5. How To Use The ADX Indicator
The ADX is an indicator that you could use to determine the direction of the trend. The ADX indicator comes with three lines, the ADX line that tells you the strength of the trend (we deleted this line in our example, since we only want to analyze the direction of the trend), the +DI line which shows the strength of the bullish strength (green line) and the -DI line which shows the bearish strength (red line). As you can see in the graphic below, the ADX signals an uptrend when the green line is on top of the red line, and it signals a downtrend when the red line is higher than the green line. Of course, like any trading tool, the ADX has its limitation as well. When price moves sideways for a while, the ADX shows you whipsawing behavior and unclear signals. No tool will work 100% of the time and it comes down to knowing when to use it, when not to use it and understanding the limitations. Overall, the ADX can provide helpful information about the direction of the trend when you take a look at the screenshot below.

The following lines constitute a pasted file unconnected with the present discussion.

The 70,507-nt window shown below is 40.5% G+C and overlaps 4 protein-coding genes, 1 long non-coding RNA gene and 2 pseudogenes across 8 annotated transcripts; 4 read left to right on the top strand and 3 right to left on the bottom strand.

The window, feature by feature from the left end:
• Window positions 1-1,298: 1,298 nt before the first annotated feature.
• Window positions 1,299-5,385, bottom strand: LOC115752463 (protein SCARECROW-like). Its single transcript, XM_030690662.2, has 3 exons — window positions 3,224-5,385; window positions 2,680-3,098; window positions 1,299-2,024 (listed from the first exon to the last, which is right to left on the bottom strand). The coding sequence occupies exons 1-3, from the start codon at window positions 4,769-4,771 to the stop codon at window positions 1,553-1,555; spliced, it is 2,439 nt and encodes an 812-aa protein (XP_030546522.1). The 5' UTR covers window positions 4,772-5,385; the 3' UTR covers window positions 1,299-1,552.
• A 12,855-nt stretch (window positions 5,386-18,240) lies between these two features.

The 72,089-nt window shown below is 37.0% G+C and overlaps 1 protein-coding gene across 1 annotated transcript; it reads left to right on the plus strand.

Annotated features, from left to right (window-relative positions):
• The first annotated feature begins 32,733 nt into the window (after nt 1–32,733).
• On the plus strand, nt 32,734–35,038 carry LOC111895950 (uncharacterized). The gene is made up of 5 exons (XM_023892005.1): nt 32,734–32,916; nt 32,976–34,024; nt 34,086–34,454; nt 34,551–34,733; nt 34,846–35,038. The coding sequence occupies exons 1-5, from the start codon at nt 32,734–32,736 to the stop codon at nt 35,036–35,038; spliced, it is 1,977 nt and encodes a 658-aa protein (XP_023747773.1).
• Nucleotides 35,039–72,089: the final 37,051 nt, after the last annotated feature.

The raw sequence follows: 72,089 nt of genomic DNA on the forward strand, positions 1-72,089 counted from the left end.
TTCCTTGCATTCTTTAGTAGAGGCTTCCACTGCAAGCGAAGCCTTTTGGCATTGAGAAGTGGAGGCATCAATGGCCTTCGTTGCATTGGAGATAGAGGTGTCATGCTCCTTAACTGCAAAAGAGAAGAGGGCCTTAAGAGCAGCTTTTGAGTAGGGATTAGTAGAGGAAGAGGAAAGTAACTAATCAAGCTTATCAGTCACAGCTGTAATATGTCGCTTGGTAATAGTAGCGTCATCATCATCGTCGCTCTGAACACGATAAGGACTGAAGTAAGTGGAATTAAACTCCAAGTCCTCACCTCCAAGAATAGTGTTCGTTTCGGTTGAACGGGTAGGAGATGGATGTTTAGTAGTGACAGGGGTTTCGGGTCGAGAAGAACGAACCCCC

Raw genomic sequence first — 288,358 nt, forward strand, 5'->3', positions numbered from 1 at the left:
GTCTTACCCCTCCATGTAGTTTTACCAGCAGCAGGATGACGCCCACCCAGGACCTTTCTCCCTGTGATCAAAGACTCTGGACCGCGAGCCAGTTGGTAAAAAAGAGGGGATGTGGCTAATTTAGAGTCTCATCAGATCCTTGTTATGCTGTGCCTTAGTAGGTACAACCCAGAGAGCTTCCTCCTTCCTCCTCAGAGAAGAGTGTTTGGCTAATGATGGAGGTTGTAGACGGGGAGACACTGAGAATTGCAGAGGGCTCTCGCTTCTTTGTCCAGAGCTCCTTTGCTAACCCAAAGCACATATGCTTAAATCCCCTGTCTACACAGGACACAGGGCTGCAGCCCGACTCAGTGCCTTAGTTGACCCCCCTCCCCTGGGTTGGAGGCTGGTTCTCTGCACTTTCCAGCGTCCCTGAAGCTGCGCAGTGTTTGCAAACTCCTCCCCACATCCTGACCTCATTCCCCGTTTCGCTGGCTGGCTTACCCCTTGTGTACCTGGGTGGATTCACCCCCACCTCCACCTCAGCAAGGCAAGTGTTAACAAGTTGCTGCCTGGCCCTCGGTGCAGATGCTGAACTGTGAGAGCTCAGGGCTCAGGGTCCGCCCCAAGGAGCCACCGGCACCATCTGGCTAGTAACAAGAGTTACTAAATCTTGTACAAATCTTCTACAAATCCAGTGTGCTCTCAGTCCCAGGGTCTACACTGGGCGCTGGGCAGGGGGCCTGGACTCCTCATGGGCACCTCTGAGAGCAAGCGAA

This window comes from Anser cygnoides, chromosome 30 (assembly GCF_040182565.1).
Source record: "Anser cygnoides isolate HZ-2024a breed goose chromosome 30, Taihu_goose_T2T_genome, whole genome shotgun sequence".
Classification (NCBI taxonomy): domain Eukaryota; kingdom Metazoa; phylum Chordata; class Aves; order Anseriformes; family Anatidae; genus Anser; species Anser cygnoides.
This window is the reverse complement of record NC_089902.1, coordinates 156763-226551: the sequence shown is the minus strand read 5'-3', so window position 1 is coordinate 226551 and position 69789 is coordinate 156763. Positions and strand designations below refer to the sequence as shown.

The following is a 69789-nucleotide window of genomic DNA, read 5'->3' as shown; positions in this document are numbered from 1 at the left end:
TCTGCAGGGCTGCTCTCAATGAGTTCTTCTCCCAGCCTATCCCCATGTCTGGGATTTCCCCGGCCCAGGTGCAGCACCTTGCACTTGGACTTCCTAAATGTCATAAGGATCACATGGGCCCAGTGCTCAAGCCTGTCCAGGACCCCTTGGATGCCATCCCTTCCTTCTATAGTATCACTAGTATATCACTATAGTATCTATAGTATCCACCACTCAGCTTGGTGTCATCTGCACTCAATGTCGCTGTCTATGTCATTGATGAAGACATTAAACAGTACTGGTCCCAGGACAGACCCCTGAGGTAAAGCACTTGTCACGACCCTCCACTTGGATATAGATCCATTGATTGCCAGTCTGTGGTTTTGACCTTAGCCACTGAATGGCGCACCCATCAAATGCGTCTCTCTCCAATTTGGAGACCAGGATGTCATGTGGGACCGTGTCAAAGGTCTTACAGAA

How To Build A Trading Method: Combining The Tools
As we have seen in the previous article, every tool and concept has its advantages and limitations, and will not work all of the time. However, it is not necessary that you find a way to achieve a 100% winrate when you understand how the concept of the risk reward ratio works. To build a reliable trading strategy you can combine different tools using the benefits of your favorite trading concepts. The attached screenshot shows one possibility how to combine different trading tools such as a moving average, the ADX and the analysis of highs and lows to form a trading methodology. In the end, it comes down to how well you choose your trading tools, how well you understand them and how good you are when it comes to applying them to live market conditions.